Bournemouth's Old Fire Station served the town for almost a century before being rescued and transformed into an entertainment venue. Over the last 20 years it has hosted countless musicians and artists, and now Music Tree Live has taken up residency against the industrial victorian backdrop of this listed building.
What better way to launch a new venture than an inaugural concert featuring the superlative Sam Kelly Trio. The audience were immersed from the opening bars of the first song of the set as Jamie Francis accompanied Sam's single vocal with his incredibly dextrous banjo technique. A few measures later the beat dropped as Sam's guitar and accordion from Archie Churchill-Moss joined the banjo, leading us through a rhythmic and nuanced arrangmement of Gallows Pole.
The trio proceeded to show off a cleverly curated diverse set list, complete with virtuoisic solos from all three musicians, three part harmony, and plenty of opportunities to sing along. Things even got a little proggy with some ambient electronic textures creeping in later in the evening.
Sam's warm relaxed rapport with the audience created the intimate atmosphere of a living room concert even in the larger venue. Last time I saw the Lost Boys I recall Sam jokingly killing off Cara Dillon due to a slip of the tongue, but at Music Tree Live he managed to stop at holding her children to ransom in exchange for a duet. Jamie was similarly on top form with his modest suggestion that his self penned set of tunes were clearly a work of unparalleled genius. Despite the obvious jest, I'm actually inclined to agree.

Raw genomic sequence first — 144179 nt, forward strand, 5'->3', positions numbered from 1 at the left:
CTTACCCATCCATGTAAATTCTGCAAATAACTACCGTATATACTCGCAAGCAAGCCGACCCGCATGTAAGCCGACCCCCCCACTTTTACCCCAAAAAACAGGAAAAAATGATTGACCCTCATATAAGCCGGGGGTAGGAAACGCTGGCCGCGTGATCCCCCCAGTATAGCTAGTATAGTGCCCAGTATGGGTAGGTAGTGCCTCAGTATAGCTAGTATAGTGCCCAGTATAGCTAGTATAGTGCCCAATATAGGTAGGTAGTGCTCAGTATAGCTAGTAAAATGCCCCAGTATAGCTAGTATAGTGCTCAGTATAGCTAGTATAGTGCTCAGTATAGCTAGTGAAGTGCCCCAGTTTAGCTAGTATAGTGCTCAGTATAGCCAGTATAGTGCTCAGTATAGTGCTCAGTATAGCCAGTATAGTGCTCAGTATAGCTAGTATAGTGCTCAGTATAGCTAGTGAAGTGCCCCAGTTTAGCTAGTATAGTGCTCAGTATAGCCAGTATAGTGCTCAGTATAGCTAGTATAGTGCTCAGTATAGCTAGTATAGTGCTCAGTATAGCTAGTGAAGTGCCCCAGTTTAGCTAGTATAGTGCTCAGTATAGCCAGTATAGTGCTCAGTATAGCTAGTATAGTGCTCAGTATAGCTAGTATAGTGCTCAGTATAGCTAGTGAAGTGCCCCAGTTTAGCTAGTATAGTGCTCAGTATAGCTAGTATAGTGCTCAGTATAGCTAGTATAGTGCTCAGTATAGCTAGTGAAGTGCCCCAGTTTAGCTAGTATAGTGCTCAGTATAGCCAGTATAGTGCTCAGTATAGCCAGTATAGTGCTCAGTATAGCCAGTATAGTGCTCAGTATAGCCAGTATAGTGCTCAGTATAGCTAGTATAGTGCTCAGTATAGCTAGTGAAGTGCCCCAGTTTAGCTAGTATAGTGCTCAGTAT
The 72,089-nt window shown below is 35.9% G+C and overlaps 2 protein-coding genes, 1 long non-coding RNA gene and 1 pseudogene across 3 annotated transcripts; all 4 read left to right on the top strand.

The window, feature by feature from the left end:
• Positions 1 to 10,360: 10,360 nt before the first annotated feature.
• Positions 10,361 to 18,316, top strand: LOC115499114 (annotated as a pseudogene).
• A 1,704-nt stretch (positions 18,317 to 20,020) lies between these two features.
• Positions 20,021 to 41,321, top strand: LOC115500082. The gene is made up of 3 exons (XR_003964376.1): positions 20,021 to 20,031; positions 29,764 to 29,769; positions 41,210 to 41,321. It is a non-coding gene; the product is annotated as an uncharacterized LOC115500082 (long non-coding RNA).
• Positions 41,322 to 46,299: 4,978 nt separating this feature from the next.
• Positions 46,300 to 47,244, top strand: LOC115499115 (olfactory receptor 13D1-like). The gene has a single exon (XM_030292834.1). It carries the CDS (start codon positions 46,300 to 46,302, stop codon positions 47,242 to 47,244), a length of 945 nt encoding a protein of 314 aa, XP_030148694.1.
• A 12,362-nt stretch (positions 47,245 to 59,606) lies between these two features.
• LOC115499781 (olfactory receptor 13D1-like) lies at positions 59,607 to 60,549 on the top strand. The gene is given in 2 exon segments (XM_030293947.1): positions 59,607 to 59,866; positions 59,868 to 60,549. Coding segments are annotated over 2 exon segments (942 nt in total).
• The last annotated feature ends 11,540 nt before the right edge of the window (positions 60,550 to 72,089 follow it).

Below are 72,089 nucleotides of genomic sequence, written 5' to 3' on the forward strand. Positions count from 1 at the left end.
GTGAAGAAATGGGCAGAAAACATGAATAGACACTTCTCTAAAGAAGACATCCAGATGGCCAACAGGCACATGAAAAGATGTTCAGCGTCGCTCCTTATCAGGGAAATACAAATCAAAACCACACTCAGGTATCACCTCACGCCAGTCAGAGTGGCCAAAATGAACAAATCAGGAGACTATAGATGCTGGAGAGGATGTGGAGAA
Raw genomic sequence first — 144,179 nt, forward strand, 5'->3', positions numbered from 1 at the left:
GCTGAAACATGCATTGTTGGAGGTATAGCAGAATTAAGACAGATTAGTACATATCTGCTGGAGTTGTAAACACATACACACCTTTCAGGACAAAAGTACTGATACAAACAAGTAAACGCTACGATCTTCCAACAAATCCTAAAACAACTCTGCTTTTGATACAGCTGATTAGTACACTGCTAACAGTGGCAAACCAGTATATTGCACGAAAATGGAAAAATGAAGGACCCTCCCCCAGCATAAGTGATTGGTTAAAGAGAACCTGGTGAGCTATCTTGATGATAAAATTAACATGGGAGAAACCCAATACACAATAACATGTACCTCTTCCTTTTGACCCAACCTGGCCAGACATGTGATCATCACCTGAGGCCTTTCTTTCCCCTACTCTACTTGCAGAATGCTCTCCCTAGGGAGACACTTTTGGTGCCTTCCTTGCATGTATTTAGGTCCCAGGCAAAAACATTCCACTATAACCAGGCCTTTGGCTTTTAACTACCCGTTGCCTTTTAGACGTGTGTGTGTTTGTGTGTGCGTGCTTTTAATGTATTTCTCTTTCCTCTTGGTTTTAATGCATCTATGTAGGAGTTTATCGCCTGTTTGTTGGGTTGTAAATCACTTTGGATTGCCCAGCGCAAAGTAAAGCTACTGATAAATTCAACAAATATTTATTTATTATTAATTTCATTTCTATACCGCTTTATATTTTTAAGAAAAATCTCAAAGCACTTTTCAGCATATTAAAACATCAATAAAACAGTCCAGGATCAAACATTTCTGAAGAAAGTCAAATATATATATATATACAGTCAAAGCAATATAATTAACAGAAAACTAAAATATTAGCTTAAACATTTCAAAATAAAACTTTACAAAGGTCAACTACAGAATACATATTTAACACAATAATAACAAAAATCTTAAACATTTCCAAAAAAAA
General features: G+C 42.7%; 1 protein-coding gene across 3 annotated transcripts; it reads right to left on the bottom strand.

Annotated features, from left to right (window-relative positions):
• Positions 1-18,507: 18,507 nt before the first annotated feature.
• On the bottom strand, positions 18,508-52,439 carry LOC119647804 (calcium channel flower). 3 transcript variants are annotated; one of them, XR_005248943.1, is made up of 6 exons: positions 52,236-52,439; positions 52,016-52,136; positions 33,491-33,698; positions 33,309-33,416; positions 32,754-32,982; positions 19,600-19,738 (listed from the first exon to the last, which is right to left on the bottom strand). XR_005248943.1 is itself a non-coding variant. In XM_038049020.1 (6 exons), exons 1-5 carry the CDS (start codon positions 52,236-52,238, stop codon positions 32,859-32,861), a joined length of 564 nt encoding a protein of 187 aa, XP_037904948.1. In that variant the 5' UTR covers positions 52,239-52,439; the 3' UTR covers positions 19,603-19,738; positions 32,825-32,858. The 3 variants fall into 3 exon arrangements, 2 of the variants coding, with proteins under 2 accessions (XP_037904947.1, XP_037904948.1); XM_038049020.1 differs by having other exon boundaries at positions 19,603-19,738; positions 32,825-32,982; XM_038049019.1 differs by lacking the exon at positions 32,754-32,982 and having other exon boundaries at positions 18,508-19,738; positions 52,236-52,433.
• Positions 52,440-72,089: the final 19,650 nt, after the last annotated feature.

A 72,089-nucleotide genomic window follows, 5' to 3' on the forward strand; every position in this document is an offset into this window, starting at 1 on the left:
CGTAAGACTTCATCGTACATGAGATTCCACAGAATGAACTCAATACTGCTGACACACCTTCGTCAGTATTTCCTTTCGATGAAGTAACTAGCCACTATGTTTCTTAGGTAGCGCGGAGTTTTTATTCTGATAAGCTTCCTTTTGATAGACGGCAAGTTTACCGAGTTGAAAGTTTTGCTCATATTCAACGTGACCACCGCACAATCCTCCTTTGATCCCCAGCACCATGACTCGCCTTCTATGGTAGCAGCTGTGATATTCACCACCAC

Supporting the trio was local singer songwriter Johnny Philips. He was a perfect fit, bringing driving rhythm, fingerstyle guitar ornaments, and a soaring vocal with just a hint of gravel. He reflected some of the politcal messages of the band, albeit in a much more direct way, whilst putting some well chosen tech to great musical use.
The whole evening was presented with quality sound and the warmest of welcomes, with food and drink on offer at the conveniently placed bar. Having another platform for local and national artists alike outside of the festival circuit contributes to supporting live music throughout the entire year in a town that is too often neglected.
Words: Lee Cuff
Photos: Jo Elkington
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